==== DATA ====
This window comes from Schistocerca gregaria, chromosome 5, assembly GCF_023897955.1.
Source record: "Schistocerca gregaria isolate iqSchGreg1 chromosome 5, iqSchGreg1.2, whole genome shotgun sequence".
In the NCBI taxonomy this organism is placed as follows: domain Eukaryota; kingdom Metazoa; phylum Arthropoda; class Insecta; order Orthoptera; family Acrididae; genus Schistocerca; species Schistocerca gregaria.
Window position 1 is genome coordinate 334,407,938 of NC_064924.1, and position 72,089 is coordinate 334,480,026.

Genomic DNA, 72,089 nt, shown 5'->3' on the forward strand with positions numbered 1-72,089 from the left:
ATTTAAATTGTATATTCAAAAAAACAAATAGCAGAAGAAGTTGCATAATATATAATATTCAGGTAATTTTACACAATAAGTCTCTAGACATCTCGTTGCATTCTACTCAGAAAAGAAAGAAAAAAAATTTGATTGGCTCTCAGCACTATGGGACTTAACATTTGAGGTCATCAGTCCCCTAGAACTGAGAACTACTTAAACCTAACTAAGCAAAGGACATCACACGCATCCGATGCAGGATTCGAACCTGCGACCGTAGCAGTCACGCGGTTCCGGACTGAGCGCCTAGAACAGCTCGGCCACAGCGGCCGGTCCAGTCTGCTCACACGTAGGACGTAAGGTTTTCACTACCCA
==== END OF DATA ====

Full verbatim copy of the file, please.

This window comes from Schistocerca gregaria, chromosome 5, assembly GCF_023897955.1.
Source record: "Schistocerca gregaria isolate iqSchGreg1 chromosome 5, iqSchGreg1.2, whole genome shotgun sequence".
In the NCBI taxonomy this organism is placed as follows: domain Eukaryota; kingdom Metazoa; phylum Arthropoda; class Insecta; order Orthoptera; family Acrididae; genus Schistocerca; species Schistocerca gregaria.
Window position 1 is genome coordinate 334,407,938 of NC_064924.1, and position 72,089 is coordinate 334,480,026.

Genomic DNA, 72,089 nt, shown 5'->3' on the forward strand with positions numbered 1-72,089 from the left:
ATTTAAATTGTATATTCAAAAAAACAAATAGCAGAAGAAGTTGCATAATATATAATATTCAGGTAATTTTACACAATAAGTCTCTAGACATCTCGTTGCATTCTACTCAGAAAAGAAAGAAAAAAAATTTGATTGGCTCTCAGCACTATGGGACTTAACATTTGAGGTCATCAGTCCCCTAGAACTGAGAACTACTTAAACCTAACTAAGCAAAGGACATCACACGCATCCGATGCAGGATTCGAACCTGCGACCGTAGCAGTCACGCGGTTCCGGACTGAGCGCCTAGAACAGCTCGGCCACAGCGGCCGGTCCAGTCTGCTCACACGTAGGACGTAAGGTTTTCACTACCCA